There are calls for a spring-clean of medicine cabinets following new studies revealing both stockpiling of paracetamol in our homes, and the nature of calls to the National Poisons Centre..
The majority of calls about substances to the University of Otago's National Poisons Centre in 2018 concerned paracetamol, according to research lead by Dr Eeva-Katri Kumpula, a Finnish-registered pharmacist and postdoctoral fellow based at the National Poisons Centre.
Children, aged under five, are chief among those being exposed to or taking substances that might harm them.
Mostly this occurs in the patient's own home and is unintentional, and most are advised to self-treat, or that no treatment is needed.
Dr Kumpula has led the two studies. She tells Kathryn Ryan about half of calls to the National Poisons Centre involved children, although most were not serious.
“Mostly exploratory behaviours where they try something. Maybe they don’t like whatever it tastes like, so maybe three-quarters of those are harmless.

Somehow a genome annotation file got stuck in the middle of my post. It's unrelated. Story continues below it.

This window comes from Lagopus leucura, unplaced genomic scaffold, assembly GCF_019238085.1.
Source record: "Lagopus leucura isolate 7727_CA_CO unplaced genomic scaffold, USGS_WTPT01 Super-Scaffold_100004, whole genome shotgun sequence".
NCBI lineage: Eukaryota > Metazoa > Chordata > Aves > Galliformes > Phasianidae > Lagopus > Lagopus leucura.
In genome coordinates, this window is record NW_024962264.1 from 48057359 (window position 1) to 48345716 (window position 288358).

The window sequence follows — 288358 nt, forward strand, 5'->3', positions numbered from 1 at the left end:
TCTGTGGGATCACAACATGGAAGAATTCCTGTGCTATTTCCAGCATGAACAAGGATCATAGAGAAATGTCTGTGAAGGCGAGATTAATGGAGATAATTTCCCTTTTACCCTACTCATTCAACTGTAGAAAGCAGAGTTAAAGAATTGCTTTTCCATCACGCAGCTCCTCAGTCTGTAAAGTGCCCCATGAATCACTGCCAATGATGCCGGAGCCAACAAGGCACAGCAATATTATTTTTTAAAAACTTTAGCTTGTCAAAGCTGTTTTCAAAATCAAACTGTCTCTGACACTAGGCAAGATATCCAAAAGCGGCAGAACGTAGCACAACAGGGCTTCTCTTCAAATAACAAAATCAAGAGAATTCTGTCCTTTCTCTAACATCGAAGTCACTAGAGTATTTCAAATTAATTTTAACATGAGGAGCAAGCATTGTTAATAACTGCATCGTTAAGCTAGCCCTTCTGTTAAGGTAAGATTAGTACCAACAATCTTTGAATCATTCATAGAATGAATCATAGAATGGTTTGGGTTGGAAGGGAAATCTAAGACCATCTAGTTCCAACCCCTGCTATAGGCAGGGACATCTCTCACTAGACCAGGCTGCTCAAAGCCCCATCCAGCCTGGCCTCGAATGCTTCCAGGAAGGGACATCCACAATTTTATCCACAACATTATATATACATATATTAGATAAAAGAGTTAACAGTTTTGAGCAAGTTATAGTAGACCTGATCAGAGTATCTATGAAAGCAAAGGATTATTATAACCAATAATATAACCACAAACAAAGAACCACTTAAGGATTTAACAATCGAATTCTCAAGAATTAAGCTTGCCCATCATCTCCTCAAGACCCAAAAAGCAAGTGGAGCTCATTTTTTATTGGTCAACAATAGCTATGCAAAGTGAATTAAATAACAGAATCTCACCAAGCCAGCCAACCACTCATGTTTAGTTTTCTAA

“What we can mostly do then is talk to the parents, access what happened and then advise what to look out for at home, so we can potentially save a trip to the hospital.”
She says paracetamol is usually in the top five incidences of poisoning in developed nations.
“The reasons for that are because it’s so widely available, it’s used a lot. It’s a great painkiller, good for fevers, mostly safe, but it’s all about the dose. I guess that’s one message that we would like to get out there. Checking the dose is so important.”
Stockpiling medication is related to subsidised costs offered to people, she says.
The versatility of the painkiller and its agreeability with both children and adults, being used for teething problems to inflammatory responses, makes it ubiquitous around the household.
A good spring clean is being advised, although she says paracetamol does not become more toxic when it expires, it’s just that it loses potency.
“So, I would advise that… every now and then just check your medicines cabinet and if there is stuff that’s expired already, just take it to the pharmacy so that it’s safely disposed. It’s just good to keep it to what you actually need.”
Dissuading people from stockpiling is also a way to minimise the possibility of people intentionally overdosing.
Dr Kumpula says research shows that it is an impulsive act and those doing so reach for whatever is available. Not having large quantities of drugs around means they may not be able to at that moment, so it is a way to buy time and, in the meantime, that person may change their mind.